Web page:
RIO DE JANEIRO – A Brazilian Supreme Court justice said on Friday that former President Luiz Inacio Lula da Silva, who is currently serving a corruption sentence, would only be able to compete in the first round of presidential balloting on Oct. 7 if his conviction is overturned.
Gilmar Mendes said in an interview with foreign correspondents in this metropolis that he saw no chance of the 11-member high court accepting a motion that would allow the popular politician – the clear leader in the polls – to run despite having his initial corruption conviction upheld on appeal.
Mendes said a 2010 law known as Ficha Limpa (Clean Record) clearly states that a defendant whose conviction has been upheld by an appellate court is barred from competing for public office for eight years.
“It’s a case of arithmetic disqualification. The only hypothetical way he could compete in the elections is if he succeeded in having his conviction overturned,” the justice said.
In July 2017, Judge Sergio Moro found Lula guilty of accepting bribes in exchange for helping Brazilian construction company OAS obtain lucrative contracts from state oil company Petrobras and sentenced him to nine years and six months in prison.
Moro has spearheaded the Lava Jato (Car Wash) probe, which was initially focused on a massive bribes-for-inflated-contracts scandal centered on Petrobras.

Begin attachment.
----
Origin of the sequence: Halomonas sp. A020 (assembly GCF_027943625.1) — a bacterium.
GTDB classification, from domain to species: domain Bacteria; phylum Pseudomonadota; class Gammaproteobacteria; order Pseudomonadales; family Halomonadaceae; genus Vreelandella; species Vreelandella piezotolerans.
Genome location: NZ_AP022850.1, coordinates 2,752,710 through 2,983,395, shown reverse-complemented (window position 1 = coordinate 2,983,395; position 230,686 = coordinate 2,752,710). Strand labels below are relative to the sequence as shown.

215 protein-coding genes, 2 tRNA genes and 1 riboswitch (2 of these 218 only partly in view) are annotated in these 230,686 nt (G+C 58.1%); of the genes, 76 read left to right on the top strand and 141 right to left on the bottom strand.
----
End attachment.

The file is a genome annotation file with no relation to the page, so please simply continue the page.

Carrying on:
On Jan. 24, an appeals court in the southern city of Porto Alegre voted unanimously to uphold that earlier verdict and also increased Lula’s prison sentence to 12 years and one month.
Lula, who still faces several other corruption-related trials, vehemently denies all of the charges and says they are a politically motivated attempt to prevent him from returning to the presidency.
Although Lula has been imprisoned since April 7 at the Federal Police headquarters in the southern city of Curitiba, his Workers’ Party (PT) says it will register him as its candidate in August.
The PT also says it will file motions before the Supreme Electoral Tribunal and the Supreme Court requesting that an exception to the Ficha Limpa law be made in his case.
Separately, five members of the Supreme Court began voting Friday on a motion that Lula’s defense team filed in a bid to secure his release.
Lula’s attorneys say the decision to imprison their client was unlawful because he had not exhausted all appeals before the appellate court that earlier this year upheld his initial conviction.
But Brazilian courts have already ruled against Lula in his procedural challenges, citing Supreme Court rulings that a sentence can be enforced if the conviction is not overturned in the initial round of appeals.